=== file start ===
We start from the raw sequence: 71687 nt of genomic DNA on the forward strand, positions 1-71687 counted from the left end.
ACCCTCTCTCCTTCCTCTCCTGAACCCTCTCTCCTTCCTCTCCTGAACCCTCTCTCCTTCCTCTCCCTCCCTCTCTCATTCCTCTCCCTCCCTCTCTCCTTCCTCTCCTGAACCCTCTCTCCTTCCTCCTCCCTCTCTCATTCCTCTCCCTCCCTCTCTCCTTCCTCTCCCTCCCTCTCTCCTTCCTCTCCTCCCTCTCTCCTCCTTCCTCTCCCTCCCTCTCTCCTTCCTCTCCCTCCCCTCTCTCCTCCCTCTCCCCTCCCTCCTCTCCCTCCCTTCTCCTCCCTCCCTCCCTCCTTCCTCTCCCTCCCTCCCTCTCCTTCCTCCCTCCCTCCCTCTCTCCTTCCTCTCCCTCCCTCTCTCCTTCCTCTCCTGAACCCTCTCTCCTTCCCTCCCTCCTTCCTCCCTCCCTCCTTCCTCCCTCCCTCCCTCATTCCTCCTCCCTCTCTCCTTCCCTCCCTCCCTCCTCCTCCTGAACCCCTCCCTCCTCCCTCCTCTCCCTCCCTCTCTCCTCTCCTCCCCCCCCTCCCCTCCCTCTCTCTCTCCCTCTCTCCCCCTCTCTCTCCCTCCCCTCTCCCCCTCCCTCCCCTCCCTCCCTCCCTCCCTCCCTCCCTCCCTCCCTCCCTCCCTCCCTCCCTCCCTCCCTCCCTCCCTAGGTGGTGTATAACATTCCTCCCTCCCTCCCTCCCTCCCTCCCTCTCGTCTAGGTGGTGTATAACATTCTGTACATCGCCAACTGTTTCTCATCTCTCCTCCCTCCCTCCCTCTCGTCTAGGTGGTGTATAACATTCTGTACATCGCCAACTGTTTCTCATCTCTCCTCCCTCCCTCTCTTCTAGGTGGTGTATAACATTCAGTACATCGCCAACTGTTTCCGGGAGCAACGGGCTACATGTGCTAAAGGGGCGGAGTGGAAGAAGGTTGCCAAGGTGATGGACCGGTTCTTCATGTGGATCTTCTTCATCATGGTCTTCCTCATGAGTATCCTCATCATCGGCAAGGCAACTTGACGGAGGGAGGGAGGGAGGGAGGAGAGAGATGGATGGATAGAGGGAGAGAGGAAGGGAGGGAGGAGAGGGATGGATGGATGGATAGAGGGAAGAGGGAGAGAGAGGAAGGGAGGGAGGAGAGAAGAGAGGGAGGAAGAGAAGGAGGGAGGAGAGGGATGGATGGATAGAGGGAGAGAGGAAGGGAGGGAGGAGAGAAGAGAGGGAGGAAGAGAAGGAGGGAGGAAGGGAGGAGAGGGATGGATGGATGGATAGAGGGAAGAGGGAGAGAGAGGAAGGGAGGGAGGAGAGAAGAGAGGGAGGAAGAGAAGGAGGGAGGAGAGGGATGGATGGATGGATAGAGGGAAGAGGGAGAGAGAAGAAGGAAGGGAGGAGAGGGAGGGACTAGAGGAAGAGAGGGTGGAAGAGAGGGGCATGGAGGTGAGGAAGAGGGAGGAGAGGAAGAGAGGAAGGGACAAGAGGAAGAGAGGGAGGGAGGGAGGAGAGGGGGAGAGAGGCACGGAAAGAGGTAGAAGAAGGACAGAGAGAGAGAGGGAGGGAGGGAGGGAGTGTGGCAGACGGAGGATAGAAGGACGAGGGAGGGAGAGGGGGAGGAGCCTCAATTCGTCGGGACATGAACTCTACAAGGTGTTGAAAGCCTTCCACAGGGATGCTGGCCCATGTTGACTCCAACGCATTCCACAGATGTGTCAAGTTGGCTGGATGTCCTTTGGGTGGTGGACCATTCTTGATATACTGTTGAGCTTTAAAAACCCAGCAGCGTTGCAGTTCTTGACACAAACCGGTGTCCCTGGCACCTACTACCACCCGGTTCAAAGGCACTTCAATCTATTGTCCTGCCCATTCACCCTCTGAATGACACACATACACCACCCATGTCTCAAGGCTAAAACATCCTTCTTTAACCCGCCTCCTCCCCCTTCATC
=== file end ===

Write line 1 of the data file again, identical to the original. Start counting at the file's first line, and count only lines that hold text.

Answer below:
We start from the raw sequence: 71687 nt of genomic DNA on the forward strand, positions 1-71687 counted from the left end.